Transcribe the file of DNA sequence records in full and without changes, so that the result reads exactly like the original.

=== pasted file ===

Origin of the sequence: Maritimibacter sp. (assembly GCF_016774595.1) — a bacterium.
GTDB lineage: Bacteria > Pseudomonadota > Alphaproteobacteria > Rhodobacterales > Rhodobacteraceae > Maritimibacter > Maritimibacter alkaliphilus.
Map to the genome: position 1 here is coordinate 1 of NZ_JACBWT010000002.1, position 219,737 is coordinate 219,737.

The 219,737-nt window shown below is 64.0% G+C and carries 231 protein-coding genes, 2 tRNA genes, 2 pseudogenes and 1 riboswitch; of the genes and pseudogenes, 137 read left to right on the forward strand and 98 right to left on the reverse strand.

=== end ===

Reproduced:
Origin of the sequence: Maritimibacter sp. (assembly GCF_016774595.1) — a bacterium.
GTDB lineage: Bacteria > Pseudomonadota > Alphaproteobacteria > Rhodobacterales > Rhodobacteraceae > Maritimibacter > Maritimibacter alkaliphilus.
Map to the genome: position 1 here is coordinate 1 of NZ_JACBWT010000002.1, position 219,737 is coordinate 219,737.

The 219,737-nt window shown below is 64.0% G+C and carries 231 protein-coding genes, 2 tRNA genes, 2 pseudogenes and 1 riboswitch; of the genes and pseudogenes, 137 read left to right on the forward strand and 98 right to left on the reverse strand.